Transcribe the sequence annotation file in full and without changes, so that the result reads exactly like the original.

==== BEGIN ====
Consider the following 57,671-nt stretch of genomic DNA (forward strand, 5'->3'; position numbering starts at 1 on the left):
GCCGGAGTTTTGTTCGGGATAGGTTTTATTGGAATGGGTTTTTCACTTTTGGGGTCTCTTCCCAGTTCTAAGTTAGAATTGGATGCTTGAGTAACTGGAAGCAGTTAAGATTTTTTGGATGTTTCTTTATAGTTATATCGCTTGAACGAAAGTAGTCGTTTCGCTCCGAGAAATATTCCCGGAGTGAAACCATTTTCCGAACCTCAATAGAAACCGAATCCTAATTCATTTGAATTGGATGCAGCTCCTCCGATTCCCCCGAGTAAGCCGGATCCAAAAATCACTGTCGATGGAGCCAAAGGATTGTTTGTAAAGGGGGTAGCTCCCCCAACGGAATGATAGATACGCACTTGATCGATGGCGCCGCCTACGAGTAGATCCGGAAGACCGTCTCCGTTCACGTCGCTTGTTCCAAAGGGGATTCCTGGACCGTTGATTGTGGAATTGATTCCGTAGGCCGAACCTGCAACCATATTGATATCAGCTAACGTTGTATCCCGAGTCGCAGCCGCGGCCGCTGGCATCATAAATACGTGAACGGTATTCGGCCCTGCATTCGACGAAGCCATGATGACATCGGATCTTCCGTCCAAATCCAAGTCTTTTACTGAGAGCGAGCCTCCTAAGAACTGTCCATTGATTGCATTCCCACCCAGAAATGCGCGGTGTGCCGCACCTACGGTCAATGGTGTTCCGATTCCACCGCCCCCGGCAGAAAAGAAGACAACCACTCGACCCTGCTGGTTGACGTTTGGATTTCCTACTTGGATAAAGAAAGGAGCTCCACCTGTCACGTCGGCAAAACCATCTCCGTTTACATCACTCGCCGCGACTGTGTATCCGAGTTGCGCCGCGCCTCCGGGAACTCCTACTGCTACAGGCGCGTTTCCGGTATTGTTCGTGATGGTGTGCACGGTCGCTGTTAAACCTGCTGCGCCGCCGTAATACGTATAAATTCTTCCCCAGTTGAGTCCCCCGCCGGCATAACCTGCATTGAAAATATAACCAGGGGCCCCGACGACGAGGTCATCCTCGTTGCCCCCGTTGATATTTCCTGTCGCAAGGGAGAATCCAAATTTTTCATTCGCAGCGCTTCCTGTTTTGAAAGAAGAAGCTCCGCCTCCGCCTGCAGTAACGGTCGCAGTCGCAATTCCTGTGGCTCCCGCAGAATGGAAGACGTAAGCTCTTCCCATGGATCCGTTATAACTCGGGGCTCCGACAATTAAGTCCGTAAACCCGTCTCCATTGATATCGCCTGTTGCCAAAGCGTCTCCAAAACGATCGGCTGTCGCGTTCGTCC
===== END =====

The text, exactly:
Consider the following 57,671-nt stretch of genomic DNA (forward strand, 5'->3'; position numbering starts at 1 on the left):
GCCGGAGTTTTGTTCGGGATAGGTTTTATTGGAATGGGTTTTTCACTTTTGGGGTCTCTTCCCAGTTCTAAGTTAGAATTGGATGCTTGAGTAACTGGAAGCAGTTAAGATTTTTTGGATGTTTCTTTATAGTTATATCGCTTGAACGAAAGTAGTCGTTTCGCTCCGAGAAATATTCCCGGAGTGAAACCATTTTCCGAACCTCAATAGAAACCGAATCCTAATTCATTTGAATTGGATGCAGCTCCTCCGATTCCCCCGAGTAAGCCGGATCCAAAAATCACTGTCGATGGAGCCAAAGGATTGTTTGTAAAGGGGGTAGCTCCCCCAACGGAATGATAGATACGCACTTGATCGATGGCGCCGCCTACGAGTAGATCCGGAAGACCGTCTCCGTTCACGTCGCTTGTTCCAAAGGGGATTCCTGGACCGTTGATTGTGGAATTGATTCCGTAGGCCGAACCTGCAACCATATTGATATCAGCTAACGTTGTATCCCGAGTCGCAGCCGCGGCCGCTGGCATCATAAATACGTGAACGGTATTCGGCCCTGCATTCGACGAAGCCATGATGACATCGGATCTTCCGTCCAAATCCAAGTCTTTTACTGAGAGCGAGCCTCCTAAGAACTGTCCATTGATTGCATTCCCACCCAGAAATGCGCGGTGTGCCGCACCTACGGTCAATGGTGTTCCGATTCCACCGCCCCCGGCAGAAAAGAAGACAACCACTCGACCCTGCTGGTTGACGTTTGGATTTCCTACTTGGATAAAGAAAGGAGCTCCACCTGTCACGTCGGCAAAACCATCTCCGTTTACATCACTCGCCGCGACTGTGTATCCGAGTTGCGCCGCGCCTCCGGGAACTCCTACTGCTACAGGCGCGTTTCCGGTATTGTTCGTGATGGTGTGCACGGTCGCTGTTAAACCTGCTGCGCCGCCGTAATACGTATAAATTCTTCCCCAGTTGAGTCCCCCGCCGGCATAACCTGCATTGAAAATATAACCAGGGGCCCCGACGACGAGGTCATCCTCGTTGCCCCCGTTGATATTTCCTGTCGCAAGGGAGAATCCAAATTTTTCATTCGCAGCGCTTCCTGTTTTGAAAGAAGAAGCTCCGCCTCCGCCTGCAGTAACGGTCGCAGTCGCAATTCCTGTGGCTCCCGCAGAATGGAAGACGTAAGCTCTTCCCATGGATCCGTTATAACTCGGGGCTCCGACAATTAAGTCCGTAAACCCGTCTCCATTGATATCGCCTGTTGCCAAAGCGTCTCCAAAACGATCGGCTGTCGCGTTCGTCC